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Use our own CA cert with Greengrass aws.greengrass.FleetProvisioningByClaim.jar


Hi, I've create and registered a CA certificate in IoT core. When I use this for greengrass fleet provisioning it fails with

java.lang.RuntimeException: TLS (SSL) negotiation failed

The documentation is not very clear about how to use it with Greengrass. But the existence of "Automatic certificate registration" when doing "Register CA certificate" suggests it should work and I'm missing something. Any advice much appreciated.

2 Answers

UPDATE - Looked into this a bit more, seems like you're trying to use your own CA because you'd register your own client certificates signed by that CA to use for your devices, in which case, the Greengrass aws.greengrass.FleetProvisioningPlugin will not help, you can use this plugin if you're okay using the Amazon Root CA and let IoT Core generate client certificates for you from the claim certificate and provisioning template. If that doesn't work for you, you may be looking for JITP/JITR options IoT Core provides and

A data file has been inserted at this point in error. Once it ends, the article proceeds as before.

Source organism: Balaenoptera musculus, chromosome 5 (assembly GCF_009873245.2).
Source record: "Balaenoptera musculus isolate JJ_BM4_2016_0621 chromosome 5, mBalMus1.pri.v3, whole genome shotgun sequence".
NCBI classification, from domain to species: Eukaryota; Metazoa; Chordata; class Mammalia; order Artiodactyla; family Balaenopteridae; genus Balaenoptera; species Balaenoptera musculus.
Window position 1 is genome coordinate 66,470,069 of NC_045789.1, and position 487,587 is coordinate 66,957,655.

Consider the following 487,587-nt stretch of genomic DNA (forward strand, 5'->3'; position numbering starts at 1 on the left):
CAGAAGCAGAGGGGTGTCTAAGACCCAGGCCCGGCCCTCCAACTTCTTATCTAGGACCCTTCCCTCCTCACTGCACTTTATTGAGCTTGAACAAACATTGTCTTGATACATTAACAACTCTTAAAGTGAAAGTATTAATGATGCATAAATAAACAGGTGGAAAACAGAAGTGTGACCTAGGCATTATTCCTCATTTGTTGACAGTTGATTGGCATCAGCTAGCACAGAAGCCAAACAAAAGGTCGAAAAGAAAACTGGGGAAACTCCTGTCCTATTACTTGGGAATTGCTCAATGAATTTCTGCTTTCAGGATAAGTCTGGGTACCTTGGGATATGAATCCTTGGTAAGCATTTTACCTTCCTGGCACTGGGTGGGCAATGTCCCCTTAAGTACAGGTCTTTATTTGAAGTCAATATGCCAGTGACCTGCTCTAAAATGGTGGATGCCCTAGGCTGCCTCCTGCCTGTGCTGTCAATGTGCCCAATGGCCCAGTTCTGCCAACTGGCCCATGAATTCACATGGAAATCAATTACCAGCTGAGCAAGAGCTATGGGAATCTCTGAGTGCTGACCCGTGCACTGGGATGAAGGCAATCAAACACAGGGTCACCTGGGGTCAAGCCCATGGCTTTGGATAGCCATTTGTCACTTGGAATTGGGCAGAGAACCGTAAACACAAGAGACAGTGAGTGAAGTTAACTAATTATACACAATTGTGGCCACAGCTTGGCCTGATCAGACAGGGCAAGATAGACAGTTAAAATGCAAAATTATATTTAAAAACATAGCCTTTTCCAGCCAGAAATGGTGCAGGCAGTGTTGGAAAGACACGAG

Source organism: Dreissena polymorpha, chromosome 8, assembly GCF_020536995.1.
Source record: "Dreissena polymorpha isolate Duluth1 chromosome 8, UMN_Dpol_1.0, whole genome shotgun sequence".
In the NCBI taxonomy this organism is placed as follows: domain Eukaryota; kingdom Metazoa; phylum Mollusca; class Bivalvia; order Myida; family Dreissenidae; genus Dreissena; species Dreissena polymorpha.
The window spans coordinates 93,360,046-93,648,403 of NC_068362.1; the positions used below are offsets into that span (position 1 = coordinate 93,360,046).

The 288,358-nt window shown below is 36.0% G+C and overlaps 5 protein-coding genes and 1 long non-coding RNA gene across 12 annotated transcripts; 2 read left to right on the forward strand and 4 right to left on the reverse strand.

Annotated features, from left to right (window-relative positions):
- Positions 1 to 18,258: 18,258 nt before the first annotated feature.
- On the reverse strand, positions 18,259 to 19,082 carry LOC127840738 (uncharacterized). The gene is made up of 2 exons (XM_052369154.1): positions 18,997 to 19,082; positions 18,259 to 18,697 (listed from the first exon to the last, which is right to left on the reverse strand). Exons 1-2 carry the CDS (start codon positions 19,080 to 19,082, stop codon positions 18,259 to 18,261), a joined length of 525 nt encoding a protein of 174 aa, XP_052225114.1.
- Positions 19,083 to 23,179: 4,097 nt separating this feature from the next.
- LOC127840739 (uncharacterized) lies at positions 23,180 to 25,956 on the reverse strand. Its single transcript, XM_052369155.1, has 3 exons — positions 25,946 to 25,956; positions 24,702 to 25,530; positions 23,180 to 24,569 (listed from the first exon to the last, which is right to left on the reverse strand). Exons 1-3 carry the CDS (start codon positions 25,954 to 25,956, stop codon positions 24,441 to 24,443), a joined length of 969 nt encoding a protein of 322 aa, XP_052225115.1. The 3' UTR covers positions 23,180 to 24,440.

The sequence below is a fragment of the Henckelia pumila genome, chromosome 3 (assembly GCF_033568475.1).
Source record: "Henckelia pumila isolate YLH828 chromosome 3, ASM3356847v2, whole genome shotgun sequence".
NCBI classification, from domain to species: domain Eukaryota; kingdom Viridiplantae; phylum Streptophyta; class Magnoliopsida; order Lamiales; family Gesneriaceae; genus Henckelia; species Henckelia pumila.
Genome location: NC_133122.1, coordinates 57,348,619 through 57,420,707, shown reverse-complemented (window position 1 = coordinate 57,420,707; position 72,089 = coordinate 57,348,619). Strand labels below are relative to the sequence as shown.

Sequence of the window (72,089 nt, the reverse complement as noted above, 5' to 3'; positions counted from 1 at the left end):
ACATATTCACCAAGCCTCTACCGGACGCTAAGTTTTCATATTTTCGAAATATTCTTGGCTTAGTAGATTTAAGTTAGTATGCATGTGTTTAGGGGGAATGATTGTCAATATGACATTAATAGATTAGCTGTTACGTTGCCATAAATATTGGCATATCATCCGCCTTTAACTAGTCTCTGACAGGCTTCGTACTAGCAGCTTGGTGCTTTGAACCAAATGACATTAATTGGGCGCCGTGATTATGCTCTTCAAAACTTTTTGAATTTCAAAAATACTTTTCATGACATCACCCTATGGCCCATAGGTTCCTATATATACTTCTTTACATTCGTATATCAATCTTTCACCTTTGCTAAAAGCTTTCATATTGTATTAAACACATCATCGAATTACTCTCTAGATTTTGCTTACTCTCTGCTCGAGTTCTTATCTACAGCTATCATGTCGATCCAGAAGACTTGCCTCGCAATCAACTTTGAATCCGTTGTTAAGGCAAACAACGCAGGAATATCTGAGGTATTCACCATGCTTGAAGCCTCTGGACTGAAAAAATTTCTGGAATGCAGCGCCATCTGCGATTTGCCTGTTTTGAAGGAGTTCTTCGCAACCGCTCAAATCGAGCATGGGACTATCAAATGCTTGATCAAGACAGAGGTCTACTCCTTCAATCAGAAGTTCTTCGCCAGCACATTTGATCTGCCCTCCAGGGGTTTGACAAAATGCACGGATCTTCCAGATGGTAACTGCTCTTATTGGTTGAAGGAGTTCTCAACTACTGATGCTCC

answered 7 months ago
  • Thanks @shagupta-aws for the information. If we bake the claim cert and key into lots of devices and then it is deleted or revoked (accidently) is there a way to restore it if it's an Amazon issued certificate? I guess that was my only reason for using a custom CA.


Hi @ncarn,

Thanks for using Greengrass. It's hard to tell just by the error message why it failed, but common reasons for this issue are using the incorrect IoT data endpoint or the root CA certificate, could you tell us what configuration options you provided while installing Greengrass using the aws.greengrass.FleetProvisioningByClaim plugin? As described here, please ensure that you're using the ATS IoT data endpoint and placing the Amazon Root CA certificate on the device you're trying to provision. Did you see the private key and certificate files downloaded on the device, if not, were there any other failure logs in greengrass.log file? It will be helpful if you can share the logs too.

You could also try enabling monitoring for connection failures in CloudWatch to get logs in your AWS account It might not provide information for client side issues but will make troubleshooting easier overall.

answered 7 months ago

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